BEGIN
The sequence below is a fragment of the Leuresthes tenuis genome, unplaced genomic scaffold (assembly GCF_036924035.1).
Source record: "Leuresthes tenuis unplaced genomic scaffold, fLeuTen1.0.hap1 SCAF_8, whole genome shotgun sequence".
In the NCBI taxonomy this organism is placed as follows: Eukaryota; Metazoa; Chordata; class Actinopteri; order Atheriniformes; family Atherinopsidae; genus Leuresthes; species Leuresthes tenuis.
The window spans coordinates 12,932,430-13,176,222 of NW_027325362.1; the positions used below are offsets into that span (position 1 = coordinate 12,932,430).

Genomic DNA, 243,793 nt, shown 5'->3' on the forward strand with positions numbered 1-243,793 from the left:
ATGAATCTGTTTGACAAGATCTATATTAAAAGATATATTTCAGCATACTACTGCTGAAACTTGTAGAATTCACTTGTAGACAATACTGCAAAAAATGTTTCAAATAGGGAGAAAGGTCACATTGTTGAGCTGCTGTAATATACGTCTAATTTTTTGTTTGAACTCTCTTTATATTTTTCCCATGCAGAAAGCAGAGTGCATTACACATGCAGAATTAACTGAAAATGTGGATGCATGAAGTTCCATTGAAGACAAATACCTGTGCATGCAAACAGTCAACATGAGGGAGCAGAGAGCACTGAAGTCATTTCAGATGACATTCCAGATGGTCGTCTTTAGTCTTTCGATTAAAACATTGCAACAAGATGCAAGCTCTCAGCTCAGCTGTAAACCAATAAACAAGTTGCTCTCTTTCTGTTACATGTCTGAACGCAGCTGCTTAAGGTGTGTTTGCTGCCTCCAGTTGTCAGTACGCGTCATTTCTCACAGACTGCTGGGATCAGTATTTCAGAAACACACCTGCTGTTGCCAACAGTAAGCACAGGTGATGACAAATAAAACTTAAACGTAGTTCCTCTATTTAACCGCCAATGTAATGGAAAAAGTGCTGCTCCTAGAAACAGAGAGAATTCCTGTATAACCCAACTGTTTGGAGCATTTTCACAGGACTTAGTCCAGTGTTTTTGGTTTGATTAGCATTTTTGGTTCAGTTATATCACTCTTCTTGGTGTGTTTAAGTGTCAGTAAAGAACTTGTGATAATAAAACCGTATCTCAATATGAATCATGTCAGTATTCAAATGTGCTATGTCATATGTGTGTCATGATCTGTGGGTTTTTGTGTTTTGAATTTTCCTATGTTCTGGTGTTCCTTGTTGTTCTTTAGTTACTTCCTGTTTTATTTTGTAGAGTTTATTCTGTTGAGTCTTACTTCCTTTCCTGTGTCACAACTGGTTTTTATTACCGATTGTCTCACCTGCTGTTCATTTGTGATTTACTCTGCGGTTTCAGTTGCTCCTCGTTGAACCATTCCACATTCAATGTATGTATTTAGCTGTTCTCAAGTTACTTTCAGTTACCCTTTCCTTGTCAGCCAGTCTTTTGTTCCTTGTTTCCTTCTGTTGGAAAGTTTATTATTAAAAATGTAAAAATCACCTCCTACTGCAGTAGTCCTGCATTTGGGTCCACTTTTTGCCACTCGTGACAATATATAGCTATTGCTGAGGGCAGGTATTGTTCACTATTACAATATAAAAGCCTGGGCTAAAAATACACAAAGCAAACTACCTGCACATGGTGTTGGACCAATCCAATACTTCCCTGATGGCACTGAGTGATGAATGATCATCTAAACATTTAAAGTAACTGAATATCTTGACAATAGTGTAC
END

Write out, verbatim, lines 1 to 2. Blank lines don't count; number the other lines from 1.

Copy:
The sequence below is a fragment of the Leuresthes tenuis genome, unplaced genomic scaffold (assembly GCF_036924035.1).
Source record: "Leuresthes tenuis unplaced genomic scaffold, fLeuTen1.0.hap1 SCAF_8, whole genome shotgun sequence".